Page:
Cyborg: The Six Million Dollar Man
In the spring of 1973, ABC television aired a made-for-TV adaptation of Martin Caidin’s novel, “Cyborg,” introducing Steve Austin to millions of viewers and launching a 70s pop culture phenomenon.
The film opens with ex-astronaut Austin suiting up to pilot an experimental aircraft at a desert testing ground, while hundreds of miles away in Washington, DC, OSO director Oliver Spencer holds a secret meeting to propose the creation of a top-secret superweapon…a cyborg, part man and part machine. The estimated cost? Roughly six million dollars.
“Will you ask for volunteers?” someone asks. “No….” says Spencer casually. “Accidents happen all the time. We’ll just start with scrap.”
Spencer gets his human scrap pile when Austin’s aircraft suffers a catastrophic crash, leaving him mutilated and near death, a triple amputee with extensive internal injuries. Judging Austin a suitable candidate for his project, Spencer directs the brilliant surgeon Dr Rudy Wells to make good on his theories of “bionics,” replacing human parts with mechanical duplicates capable of doing anything the originals could, and more.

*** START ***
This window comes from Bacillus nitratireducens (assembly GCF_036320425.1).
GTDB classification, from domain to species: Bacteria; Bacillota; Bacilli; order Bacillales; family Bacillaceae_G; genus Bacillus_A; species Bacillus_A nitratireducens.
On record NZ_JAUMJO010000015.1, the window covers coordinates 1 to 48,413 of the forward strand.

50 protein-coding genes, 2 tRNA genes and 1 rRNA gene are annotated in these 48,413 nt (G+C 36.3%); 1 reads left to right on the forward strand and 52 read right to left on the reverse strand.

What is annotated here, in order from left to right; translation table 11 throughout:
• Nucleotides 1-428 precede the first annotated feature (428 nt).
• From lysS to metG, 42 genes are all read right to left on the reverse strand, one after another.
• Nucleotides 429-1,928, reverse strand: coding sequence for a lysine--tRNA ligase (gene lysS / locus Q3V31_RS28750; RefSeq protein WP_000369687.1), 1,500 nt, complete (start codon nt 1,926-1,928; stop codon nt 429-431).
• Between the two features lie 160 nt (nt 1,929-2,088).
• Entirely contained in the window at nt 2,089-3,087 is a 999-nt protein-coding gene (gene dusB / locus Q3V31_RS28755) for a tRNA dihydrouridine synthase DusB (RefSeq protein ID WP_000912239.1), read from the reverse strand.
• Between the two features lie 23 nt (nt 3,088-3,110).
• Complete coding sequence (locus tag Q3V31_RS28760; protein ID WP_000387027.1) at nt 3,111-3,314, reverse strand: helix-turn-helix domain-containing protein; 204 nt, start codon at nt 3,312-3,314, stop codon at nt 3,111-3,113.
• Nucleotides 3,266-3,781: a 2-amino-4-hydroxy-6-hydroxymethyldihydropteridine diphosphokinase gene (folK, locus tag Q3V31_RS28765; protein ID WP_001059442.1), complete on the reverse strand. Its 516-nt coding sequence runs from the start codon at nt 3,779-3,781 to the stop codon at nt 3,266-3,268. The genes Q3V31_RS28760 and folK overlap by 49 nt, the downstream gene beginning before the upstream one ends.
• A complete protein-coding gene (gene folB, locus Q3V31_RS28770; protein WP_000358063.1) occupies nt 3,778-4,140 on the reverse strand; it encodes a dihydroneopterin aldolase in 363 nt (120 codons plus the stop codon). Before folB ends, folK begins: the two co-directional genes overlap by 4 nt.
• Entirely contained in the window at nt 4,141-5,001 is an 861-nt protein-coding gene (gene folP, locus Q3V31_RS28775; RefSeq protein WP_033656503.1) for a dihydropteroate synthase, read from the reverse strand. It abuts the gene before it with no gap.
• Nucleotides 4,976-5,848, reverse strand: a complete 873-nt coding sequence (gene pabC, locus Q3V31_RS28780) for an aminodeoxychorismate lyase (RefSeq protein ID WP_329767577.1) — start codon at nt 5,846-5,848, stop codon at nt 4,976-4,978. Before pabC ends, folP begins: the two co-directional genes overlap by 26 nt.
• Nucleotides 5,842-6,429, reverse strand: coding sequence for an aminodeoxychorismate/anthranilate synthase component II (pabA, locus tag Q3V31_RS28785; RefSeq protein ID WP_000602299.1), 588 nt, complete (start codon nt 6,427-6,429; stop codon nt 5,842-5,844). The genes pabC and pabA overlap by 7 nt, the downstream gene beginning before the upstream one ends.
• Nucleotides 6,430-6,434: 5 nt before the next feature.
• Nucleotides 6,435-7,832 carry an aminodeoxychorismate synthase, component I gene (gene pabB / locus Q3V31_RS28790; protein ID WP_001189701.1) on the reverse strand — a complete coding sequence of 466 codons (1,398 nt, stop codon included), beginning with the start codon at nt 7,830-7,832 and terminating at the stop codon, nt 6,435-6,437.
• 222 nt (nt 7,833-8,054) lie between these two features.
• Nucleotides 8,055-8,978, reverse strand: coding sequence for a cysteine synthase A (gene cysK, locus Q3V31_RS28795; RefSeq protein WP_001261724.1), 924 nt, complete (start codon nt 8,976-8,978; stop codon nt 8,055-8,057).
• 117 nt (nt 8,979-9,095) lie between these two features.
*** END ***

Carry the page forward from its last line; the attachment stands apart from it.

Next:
Austin has a hard time accepting his fate, at first repulsed by the sight of his new limbs, but in time he adapts to his bionics and the amazing power they give him. Then the other shoe falls as Spencer asks Steve to make good on his debt by taking on a special covert mission for the OSO.
Steve reluctantly agrees and parachutes into an Arabian desert on a mission to rescue a kidnapped Israeli dignitary. He soon finds out what Spencer knew all along; the man he’s been sent to rescue is already dead. With Austin now in the hands of Arab terrorists, Spencer — back in Washington — confesses his duplicity to Rudy Wells: This has all been a test to determine Austin’s resourcefulness and will to survive. “If he fails, I can always build another cyborg. But if he survives — which appears to be doubtful — then I know I have my man.”
Steve does survive, of course, escaping his captors and blowing up half the terrorist camp on his way out. Back in the States, Dr Wells induces a sleep state in Steve to speed his recovery from injuries, and Spencer asks if it’s possible to just keep him asleep until he’s needed again, a suggestion Rudy finds abhorrent.
“Cyborg” was a ratings hit when it aired, earning a Hugo Award nomination and spawning two sequel TV movies and a hit weekly series that ran for five years. As a medical/sci-fi drama it remains an entertaining bit of television. For fans, it offers some fascinating twists on the Six Million Dollar Man story as we’d come to know it.
For one thing, Oscar Goldman is nowhere in sight, replaced here by OSO chief Oliver Spencer, a hard-hearted, ruthless man on the surface but — as played by the late great Darren McGavin — one we sense is more complex than he first seems. Spencer hits Steve with what we might today call “tough love,” refusing to show him any pity or tiptoe around his feelings, and forcing him to accept his new life as a cyborg and put his abilities to use in a cause.